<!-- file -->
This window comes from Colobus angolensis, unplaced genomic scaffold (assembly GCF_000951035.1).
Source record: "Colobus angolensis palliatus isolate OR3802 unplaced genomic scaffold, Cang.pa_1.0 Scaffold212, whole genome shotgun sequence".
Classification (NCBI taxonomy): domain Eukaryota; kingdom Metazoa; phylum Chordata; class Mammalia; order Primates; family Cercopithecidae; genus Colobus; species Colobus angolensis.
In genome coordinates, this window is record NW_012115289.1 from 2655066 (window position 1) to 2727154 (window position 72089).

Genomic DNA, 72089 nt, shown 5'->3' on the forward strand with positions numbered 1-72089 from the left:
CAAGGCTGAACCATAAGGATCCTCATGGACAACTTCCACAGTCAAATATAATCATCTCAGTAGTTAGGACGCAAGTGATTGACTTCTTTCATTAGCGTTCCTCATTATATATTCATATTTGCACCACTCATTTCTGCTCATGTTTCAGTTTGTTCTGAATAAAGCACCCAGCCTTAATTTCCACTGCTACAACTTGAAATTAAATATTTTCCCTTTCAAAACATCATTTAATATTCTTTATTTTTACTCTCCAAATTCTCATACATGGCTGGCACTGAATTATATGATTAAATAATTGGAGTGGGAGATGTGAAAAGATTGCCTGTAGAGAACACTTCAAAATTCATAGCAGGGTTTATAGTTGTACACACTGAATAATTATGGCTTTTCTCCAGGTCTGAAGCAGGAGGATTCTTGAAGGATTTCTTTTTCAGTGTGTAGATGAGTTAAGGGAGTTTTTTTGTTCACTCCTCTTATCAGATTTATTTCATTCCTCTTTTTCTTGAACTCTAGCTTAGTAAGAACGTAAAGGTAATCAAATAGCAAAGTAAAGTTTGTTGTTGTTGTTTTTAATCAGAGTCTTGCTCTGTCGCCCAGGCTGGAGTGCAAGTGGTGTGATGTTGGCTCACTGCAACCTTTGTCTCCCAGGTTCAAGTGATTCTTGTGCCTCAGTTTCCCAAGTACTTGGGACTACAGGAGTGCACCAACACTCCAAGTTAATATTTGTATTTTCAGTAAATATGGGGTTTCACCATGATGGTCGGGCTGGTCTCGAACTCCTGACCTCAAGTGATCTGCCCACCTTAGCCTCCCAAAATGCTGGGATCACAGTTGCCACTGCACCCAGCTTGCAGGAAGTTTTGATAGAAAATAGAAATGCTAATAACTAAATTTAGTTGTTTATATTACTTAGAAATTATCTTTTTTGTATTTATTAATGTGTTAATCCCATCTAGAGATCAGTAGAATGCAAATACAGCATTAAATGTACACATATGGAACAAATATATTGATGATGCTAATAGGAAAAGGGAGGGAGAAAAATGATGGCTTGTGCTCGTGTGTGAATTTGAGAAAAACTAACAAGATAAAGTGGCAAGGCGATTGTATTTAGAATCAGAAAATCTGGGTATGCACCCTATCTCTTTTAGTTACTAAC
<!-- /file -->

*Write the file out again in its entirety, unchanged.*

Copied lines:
This window comes from Colobus angolensis, unplaced genomic scaffold (assembly GCF_000951035.1).
Source record: "Colobus angolensis palliatus isolate OR3802 unplaced genomic scaffold, Cang.pa_1.0 Scaffold212, whole genome shotgun sequence".
Classification (NCBI taxonomy): domain Eukaryota; kingdom Metazoa; phylum Chordata; class Mammalia; order Primates; family Cercopithecidae; genus Colobus; species Colobus angolensis.
In genome coordinates, this window is record NW_012115289.1 from 2655066 (window position 1) to 2727154 (window position 72089).

Genomic DNA, 72089 nt, shown 5'->3' on the forward strand with positions numbered 1-72089 from the left:
CAAGGCTGAACCATAAGGATCCTCATGGACAACTTCCACAGTCAAATATAATCATCTCAGTAGTTAGGACGCAAGTGATTGACTTCTTTCATTAGCGTTCCTCATTATATATTCATATTTGCACCACTCATTTCTGCTCATGTTTCAGTTTGTTCTGAATAAAGCACCCAGCCTTAATTTCCACTGCTACAACTTGAAATTAAATATTTTCCCTTTCAAAACATCATTTAATATTCTTTATTTTTACTCTCCAAATTCTCATACATGGCTGGCACTGAATTATATGATTAAATAATTGGAGTGGGAGATGTGAAAAGATTGCCTGTAGAGAACACTTCAAAATTCATAGCAGGGTTTATAGTTGTACACACTGAATAATTATGGCTTTTCTCCAGGTCTGAAGCAGGAGGATTCTTGAAGGATTTCTTTTTCAGTGTGTAGATGAGTTAAGGGAGTTTTTTTGTTCACTCCTCTTATCAGATTTATTTCATTCCTCTTTTTCTTGAACTCTAGCTTAGTAAGAACGTAAAGGTAATCAAATAGCAAAGTAAAGTTTGTTGTTGTTGTTTTTAATCAGAGTCTTGCTCTGTCGCCCAGGCTGGAGTGCAAGTGGTGTGATGTTGGCTCACTGCAACCTTTGTCTCCCAGGTTCAAGTGATTCTTGTGCCTCAGTTTCCCAAGTACTTGGGACTACAGGAGTGCACCAACACTCCAAGTTAATATTTGTATTTTCAGTAAATATGGGGTTTCACCATGATGGTCGGGCTGGTCTCGAACTCCTGACCTCAAGTGATCTGCCCACCTTAGCCTCCCAAAATGCTGGGATCACAGTTGCCACTGCACCCAGCTTGCAGGAAGTTTTGATAGAAAATAGAAATGCTAATAACTAAATTTAGTTGTTTATATTACTTAGAAATTATCTTTTTTGTATTTATTAATGTGTTAATCCCATCTAGAGATCAGTAGAATGCAAATACAGCATTAAATGTACACATATGGAACAAATATATTGATGATGCTAATAGGAAAAGGGAGGGAGAAAAATGATGGCTTGTGCTCGTGTGTGAATTTGAGAAAAACTAACAAGATAAAGTGGCAAGGCGATTGTATTTAGAATCAGAAAATCTGGGTATGCACCCTATCTCTTTTAGTTACTAAC